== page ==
Diversity at the workplace is a win-win, says Corporate India

Rashmi Pratap Mumbai | Updated on January 13, 2018 Published on March 07, 2017

Starting early The goal towards workforce diversity begins at the hiring level, and cannot be attained suddenly at the top   -  Shutterstock

Companies have much to gain by hiring women, and need to go the extra mile to retain them

Women selling life insurance in India has been a historical reality. But 39-year-old Nanda Wable earns her living selling insurance for commercial vehicles (CVs) — an area dominated by men. In a year, she sells over 350 CV policies, earning over ₹50,000 a month.

Wable works with Bajaj Allianz General Insurance Company’s all-women branch, which trains women to become insurance entrepreneurs. The company’s 31 such specialised branches brought in ₹35 crore premium this year. Mostly, the agents there are women on a career break for personal reasons, senior citizens, single mothers as well as entrepreneurs. Women comprise 25 per cent of the workforce at managerial levels in PepsiCo India, while in Godrej Industries, the number is 35 per cent across businesses. The shop floors of Ford India, Maruti Suzuki India and Hyundai India, the traditional male bastions, now have women putting together car engines.

Unique perspective

A handful of Indian companies is going out of their way to push through the agenda of gender equality, and with a firm reason. “We believe that women bring a unique perspective and approach to any challenge. Our teams are stronger and decision-making is healthier when we have balanced teams,” Suchitra Rajendra, CHRO, PepsiCo India, told BusinessLine.

The company’s belief is validated by a McKinsey research covering 366 companies. It pointed out that companies in the top quartile for gender diversity are 15 per cent more likely to have financial returns above their respective national industry medians, making it imperative for corporates to establish gender diversity.

Anamika Rashtrawar, Senior President, Bajaj Allianz General Insurance, who leads the all-women initiative, said women bring diversity in distribution of policies. “They don’t have to invest a rupee and the work hours are flexible. It allows us to tap into the vast talent pool of women around us. It is a win-win for all,” she observed.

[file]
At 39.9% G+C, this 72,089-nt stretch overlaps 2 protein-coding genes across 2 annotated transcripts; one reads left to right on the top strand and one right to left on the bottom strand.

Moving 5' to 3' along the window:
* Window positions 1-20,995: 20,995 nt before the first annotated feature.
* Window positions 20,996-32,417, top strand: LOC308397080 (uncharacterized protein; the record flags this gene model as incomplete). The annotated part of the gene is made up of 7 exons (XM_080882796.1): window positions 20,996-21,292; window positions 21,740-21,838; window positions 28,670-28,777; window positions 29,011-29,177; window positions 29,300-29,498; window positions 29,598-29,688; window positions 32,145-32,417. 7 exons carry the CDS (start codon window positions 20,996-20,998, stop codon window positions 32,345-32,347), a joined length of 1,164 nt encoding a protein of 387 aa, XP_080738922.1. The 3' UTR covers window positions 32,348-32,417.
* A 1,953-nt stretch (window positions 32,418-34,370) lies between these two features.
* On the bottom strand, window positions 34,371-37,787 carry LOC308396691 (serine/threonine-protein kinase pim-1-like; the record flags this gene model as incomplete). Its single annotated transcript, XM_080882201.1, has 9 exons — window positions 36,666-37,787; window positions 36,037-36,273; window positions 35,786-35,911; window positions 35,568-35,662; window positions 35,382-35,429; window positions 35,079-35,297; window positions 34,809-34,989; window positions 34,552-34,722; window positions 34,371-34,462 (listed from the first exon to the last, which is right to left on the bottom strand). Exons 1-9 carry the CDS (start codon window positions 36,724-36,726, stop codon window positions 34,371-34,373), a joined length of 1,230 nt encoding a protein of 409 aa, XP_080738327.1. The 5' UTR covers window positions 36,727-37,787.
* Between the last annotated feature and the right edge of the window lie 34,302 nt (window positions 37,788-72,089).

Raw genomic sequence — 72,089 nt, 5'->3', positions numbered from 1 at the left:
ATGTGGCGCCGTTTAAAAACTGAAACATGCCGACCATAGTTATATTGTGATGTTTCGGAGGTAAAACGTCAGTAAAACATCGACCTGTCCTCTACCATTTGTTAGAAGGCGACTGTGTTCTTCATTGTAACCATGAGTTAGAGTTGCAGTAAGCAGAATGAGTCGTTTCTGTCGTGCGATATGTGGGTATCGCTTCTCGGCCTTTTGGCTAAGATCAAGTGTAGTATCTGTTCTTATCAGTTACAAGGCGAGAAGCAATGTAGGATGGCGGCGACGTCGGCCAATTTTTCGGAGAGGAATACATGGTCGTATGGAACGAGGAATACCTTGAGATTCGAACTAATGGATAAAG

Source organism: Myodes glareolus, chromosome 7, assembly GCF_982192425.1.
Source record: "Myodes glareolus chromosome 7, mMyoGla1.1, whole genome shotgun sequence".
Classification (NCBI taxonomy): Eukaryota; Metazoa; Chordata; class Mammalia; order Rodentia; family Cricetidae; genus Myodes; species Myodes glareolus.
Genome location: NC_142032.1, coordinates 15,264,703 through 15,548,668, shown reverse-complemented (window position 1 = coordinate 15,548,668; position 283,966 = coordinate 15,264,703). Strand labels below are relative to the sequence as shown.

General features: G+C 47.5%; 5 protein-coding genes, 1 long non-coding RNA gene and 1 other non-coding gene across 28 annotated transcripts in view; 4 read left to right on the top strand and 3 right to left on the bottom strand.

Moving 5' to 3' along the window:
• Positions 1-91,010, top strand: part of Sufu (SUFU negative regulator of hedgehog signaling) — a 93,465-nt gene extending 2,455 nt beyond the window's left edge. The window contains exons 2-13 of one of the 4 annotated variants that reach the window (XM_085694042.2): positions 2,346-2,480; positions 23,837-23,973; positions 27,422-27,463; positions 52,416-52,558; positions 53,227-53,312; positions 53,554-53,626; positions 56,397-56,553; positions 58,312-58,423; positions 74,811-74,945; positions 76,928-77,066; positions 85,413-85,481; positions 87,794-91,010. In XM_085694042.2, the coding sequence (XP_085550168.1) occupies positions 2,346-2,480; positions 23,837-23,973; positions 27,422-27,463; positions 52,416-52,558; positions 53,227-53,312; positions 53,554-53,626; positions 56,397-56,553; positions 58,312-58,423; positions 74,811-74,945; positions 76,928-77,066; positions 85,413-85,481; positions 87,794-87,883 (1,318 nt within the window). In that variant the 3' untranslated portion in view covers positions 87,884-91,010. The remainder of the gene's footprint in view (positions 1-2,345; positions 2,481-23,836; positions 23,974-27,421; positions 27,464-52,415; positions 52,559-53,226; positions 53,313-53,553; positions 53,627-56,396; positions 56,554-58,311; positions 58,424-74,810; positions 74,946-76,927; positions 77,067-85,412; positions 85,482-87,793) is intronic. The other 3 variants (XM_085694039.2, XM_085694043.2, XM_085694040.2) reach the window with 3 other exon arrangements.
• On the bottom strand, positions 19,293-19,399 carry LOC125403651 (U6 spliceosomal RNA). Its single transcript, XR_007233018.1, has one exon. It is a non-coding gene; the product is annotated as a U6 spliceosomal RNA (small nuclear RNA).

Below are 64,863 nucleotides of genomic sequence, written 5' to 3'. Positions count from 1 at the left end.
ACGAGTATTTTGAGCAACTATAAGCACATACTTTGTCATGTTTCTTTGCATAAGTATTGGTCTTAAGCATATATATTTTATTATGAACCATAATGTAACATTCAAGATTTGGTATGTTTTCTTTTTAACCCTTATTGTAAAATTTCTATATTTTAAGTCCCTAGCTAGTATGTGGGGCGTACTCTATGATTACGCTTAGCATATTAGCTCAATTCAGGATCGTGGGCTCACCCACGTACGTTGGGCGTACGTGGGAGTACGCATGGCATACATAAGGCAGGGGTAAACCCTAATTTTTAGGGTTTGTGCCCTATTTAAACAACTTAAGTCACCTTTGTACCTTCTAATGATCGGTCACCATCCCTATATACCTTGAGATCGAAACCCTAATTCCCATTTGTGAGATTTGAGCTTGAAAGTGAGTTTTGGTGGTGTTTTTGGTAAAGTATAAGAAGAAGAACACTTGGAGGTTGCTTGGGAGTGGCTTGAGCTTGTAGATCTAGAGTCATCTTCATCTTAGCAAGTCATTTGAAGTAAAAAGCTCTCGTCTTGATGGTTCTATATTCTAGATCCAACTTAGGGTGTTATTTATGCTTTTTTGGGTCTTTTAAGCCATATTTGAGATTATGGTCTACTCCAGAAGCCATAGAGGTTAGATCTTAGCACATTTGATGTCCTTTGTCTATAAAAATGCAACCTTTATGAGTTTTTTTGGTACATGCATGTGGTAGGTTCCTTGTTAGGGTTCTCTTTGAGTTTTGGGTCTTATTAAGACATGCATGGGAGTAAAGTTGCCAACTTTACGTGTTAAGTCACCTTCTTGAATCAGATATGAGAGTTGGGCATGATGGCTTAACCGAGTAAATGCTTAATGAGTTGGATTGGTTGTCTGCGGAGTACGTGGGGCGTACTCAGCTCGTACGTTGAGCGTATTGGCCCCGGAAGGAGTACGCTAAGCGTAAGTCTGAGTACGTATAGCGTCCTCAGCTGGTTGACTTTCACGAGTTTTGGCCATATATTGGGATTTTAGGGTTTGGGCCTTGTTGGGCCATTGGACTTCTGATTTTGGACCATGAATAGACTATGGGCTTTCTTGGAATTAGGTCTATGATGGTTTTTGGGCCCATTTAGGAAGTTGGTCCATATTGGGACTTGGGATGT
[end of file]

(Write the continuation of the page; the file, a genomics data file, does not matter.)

Dual challenge

But even as corporates realise the need to hire women at all management levels, it is a challenge to retain them in the workforce, because they face the dual strains of managing households and careers. “This is why you usually see a drop in number of women at mid-management levels,” said Sumit Mitra, Head - Human Resources and Corporate Services, Godrej Industries.

To address this, companies are offering six months of fully paid maternity leave as well as flexible location and working hours. The offices often have creches for children up to eight years of age.

“We offer support systems to ensure that women don’t opt out of the workforce,” said PepsiCo’s Rajendra. Not surprisingly, four of the 14 people in PepsiCo India’s leadership team are women. Out of the company’s 14 pay grades, six grades have women being paid more than men, and four have them earning equally. Godrej’s Careers 2.0 programme offers live business projects to women on a career break. A mentor is assigned to each woman to guide them through the organisation and their role. “While the company’s women workforce strength is 35 per cent, there is a drive to get more women in the managerial cadre,” said Mitra.

Pay parity

But the goal towards diversity begins at the hiring level itself and cannot be attained suddenly at the top. So, PepsiCo aims to hire at least 34 per cent women. “We look at the pay grades and ensure there is no discrimination at all,” said Rajendra.

Similarly, Hyundai is also increasing its intake of women as graduate engineer trainees and management trainees who could work in the shop floor in future. “Almost 20 per cent of vacancies are now filled by women as we consciously look at the options to maintain diversity,” said Stephen Sudhakar John, Senior Vice-President – HR & GS, Hyundai India.

Mitra said Godrej Properties has improved the women ratio in workforce from 16 per cent three years ago to 26 per cent now. “The team did not lower the bar on hiring, but instead made sure that there are enough women candidates in the recruiting pipeline,” he said.

Hiring and retaining women employees requires a sensitised workplace. “We conduct gender intelligence workshops across functions and locations to sensitise both men and women and bring out the importance of having a gender-balanced organisation,” said Rajendra. Because, until there is sensitisation at the workplace, no amount of efforts can ensure gender equality in an organisation.

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Published on March 07, 2017
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